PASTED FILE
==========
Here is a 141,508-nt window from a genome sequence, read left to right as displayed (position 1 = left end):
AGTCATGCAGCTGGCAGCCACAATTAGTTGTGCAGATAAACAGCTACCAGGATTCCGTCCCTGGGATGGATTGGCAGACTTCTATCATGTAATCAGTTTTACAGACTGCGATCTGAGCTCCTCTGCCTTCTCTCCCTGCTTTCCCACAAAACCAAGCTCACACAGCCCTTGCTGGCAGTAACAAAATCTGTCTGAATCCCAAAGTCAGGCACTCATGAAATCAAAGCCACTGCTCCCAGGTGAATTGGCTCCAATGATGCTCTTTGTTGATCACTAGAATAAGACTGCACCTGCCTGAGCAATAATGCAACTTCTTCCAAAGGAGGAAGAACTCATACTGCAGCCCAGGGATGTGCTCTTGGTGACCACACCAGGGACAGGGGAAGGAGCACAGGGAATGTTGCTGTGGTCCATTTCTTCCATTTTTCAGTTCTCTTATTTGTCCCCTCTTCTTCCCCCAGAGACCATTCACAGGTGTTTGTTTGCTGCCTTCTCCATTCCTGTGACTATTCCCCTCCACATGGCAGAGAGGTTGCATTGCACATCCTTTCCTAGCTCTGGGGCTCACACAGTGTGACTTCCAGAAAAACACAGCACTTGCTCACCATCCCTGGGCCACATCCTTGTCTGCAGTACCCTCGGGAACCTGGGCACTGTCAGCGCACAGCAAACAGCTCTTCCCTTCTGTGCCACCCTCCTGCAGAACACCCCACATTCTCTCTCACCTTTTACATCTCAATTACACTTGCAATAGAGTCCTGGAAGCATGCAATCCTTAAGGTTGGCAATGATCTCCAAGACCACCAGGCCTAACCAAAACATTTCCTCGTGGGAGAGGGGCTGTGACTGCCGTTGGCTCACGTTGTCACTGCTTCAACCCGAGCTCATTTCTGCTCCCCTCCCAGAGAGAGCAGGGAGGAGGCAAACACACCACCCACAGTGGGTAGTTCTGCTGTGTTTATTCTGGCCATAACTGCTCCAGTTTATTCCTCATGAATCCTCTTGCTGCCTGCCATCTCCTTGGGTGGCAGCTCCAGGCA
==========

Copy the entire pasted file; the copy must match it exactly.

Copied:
Here is a 141,508-nt window from a genome sequence, read left to right as displayed (position 1 = left end):
AGTCATGCAGCTGGCAGCCACAATTAGTTGTGCAGATAAACAGCTACCAGGATTCCGTCCCTGGGATGGATTGGCAGACTTCTATCATGTAATCAGTTTTACAGACTGCGATCTGAGCTCCTCTGCCTTCTCTCCCTGCTTTCCCACAAAACCAAGCTCACACAGCCCTTGCTGGCAGTAACAAAATCTGTCTGAATCCCAAAGTCAGGCACTCATGAAATCAAAGCCACTGCTCCCAGGTGAATTGGCTCCAATGATGCTCTTTGTTGATCACTAGAATAAGACTGCACCTGCCTGAGCAATAATGCAACTTCTTCCAAAGGAGGAAGAACTCATACTGCAGCCCAGGGATGTGCTCTTGGTGACCACACCAGGGACAGGGGAAGGAGCACAGGGAATGTTGCTGTGGTCCATTTCTTCCATTTTTCAGTTCTCTTATTTGTCCCCTCTTCTTCCCCCAGAGACCATTCACAGGTGTTTGTTTGCTGCCTTCTCCATTCCTGTGACTATTCCCCTCCACATGGCAGAGAGGTTGCATTGCACATCCTTTCCTAGCTCTGGGGCTCACACAGTGTGACTTCCAGAAAAACACAGCACTTGCTCACCATCCCTGGGCCACATCCTTGTCTGCAGTACCCTCGGGAACCTGGGCACTGTCAGCGCACAGCAAACAGCTCTTCCCTTCTGTGCCACCCTCCTGCAGAACACCCCACATTCTCTCTCACCTTTTACATCTCAATTACACTTGCAATAGAGTCCTGGAAGCATGCAATCCTTAAGGTTGGCAATGATCTCCAAGACCACCAGGCCTAACCAAAACATTTCCTCGTGGGAGAGGGGCTGTGACTGCCGTTGGCTCACGTTGTCACTGCTTCAACCCGAGCTCATTTCTGCTCCCCTCCCAGAGAGAGCAGGGAGGAGGCAAACACACCACCCACAGTGGGTAGTTCTGCTGTGTTTATTCTGGCCATAACTGCTCCAGTTTATTCCTCATGAATCCTCTTGCTGCCTGCCATCTCCTTGGGTGGCAGCTCCAGGCA